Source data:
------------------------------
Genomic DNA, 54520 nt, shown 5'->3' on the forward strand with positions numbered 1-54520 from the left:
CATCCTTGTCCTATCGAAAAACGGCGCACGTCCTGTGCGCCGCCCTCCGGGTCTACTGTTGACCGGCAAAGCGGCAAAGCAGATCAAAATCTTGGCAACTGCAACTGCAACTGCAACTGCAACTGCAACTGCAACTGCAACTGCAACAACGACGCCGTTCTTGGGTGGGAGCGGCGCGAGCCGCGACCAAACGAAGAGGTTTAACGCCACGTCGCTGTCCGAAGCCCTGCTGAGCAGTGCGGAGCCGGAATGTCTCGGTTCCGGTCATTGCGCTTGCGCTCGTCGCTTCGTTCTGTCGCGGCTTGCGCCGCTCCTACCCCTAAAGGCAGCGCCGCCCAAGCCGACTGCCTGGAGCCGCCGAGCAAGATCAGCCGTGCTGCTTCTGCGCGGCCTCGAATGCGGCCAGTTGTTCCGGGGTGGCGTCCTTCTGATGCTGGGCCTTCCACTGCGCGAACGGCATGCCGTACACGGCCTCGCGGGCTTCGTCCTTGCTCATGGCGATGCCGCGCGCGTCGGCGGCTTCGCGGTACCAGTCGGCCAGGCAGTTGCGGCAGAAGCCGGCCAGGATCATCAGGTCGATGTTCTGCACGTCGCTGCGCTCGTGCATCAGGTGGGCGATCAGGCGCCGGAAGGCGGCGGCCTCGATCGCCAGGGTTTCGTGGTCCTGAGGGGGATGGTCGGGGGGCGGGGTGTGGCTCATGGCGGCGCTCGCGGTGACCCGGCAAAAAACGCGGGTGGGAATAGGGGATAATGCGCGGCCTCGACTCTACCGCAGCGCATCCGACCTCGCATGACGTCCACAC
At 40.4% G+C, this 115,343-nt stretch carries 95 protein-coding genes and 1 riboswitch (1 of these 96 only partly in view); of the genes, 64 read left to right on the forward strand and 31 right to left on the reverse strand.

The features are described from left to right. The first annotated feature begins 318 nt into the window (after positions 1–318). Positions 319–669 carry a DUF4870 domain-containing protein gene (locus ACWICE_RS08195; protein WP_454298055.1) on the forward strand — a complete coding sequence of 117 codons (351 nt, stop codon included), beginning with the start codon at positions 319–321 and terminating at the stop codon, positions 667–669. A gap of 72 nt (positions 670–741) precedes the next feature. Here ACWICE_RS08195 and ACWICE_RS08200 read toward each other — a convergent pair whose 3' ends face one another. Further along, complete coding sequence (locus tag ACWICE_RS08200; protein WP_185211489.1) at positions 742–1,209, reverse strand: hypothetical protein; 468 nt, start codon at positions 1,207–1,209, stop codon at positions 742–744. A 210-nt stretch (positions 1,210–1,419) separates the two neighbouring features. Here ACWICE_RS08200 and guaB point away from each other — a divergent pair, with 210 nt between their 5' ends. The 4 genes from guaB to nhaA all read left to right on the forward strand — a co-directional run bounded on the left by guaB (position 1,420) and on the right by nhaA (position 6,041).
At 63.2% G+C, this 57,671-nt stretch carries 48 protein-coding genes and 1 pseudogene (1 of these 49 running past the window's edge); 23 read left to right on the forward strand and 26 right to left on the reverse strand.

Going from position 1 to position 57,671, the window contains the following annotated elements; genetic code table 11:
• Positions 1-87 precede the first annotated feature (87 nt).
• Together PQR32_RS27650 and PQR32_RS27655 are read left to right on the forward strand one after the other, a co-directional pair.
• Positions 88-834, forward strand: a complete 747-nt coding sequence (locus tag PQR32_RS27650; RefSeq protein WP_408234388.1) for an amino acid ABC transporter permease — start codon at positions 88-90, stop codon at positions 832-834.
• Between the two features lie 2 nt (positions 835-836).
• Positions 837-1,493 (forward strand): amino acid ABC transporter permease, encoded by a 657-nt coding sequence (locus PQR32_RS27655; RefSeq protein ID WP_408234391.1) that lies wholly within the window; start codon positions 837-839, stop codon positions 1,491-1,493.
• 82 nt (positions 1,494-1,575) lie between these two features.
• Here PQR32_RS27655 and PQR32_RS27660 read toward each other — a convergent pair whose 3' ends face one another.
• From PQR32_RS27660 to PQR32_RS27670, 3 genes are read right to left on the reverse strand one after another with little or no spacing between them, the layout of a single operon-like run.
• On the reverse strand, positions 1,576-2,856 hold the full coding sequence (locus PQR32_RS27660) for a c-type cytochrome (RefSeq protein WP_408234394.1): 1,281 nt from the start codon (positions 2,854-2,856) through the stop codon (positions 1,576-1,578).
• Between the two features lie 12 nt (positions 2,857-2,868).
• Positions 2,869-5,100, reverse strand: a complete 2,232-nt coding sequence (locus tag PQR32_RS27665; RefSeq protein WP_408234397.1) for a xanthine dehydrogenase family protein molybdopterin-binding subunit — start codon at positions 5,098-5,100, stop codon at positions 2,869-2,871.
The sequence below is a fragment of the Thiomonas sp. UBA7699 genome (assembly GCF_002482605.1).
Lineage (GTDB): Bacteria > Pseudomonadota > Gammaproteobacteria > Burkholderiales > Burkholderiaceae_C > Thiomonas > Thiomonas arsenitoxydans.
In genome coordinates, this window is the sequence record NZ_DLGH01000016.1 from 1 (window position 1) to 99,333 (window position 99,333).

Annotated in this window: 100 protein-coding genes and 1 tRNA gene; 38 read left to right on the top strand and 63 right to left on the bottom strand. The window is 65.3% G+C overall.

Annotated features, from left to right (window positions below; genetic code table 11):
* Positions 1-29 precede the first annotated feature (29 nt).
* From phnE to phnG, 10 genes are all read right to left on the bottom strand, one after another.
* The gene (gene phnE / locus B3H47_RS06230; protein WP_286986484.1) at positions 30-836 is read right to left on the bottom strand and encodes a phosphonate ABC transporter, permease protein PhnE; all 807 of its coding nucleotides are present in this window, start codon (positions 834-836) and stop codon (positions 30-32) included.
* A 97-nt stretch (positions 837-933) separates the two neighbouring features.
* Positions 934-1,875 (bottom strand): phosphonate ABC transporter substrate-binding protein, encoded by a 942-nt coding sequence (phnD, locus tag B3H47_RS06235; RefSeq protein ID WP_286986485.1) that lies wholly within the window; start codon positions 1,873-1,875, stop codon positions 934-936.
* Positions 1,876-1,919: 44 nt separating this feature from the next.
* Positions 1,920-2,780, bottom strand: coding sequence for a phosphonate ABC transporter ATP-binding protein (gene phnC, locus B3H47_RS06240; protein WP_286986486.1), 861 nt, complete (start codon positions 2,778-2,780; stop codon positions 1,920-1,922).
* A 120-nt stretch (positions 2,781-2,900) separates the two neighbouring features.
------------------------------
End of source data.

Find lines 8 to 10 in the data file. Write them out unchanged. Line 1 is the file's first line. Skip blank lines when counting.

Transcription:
• Together PQR32_RS27650 and PQR32_RS27655 are read left to right on the forward strand one after the other, a co-directional pair.
• Positions 88-834, forward strand: a complete 747-nt coding sequence (locus tag PQR32_RS27650; RefSeq protein WP_408234388.1) for an amino acid ABC transporter permease — start codon at positions 88-90, stop codon at positions 832-834.
• Between the two features lie 2 nt (positions 835-836).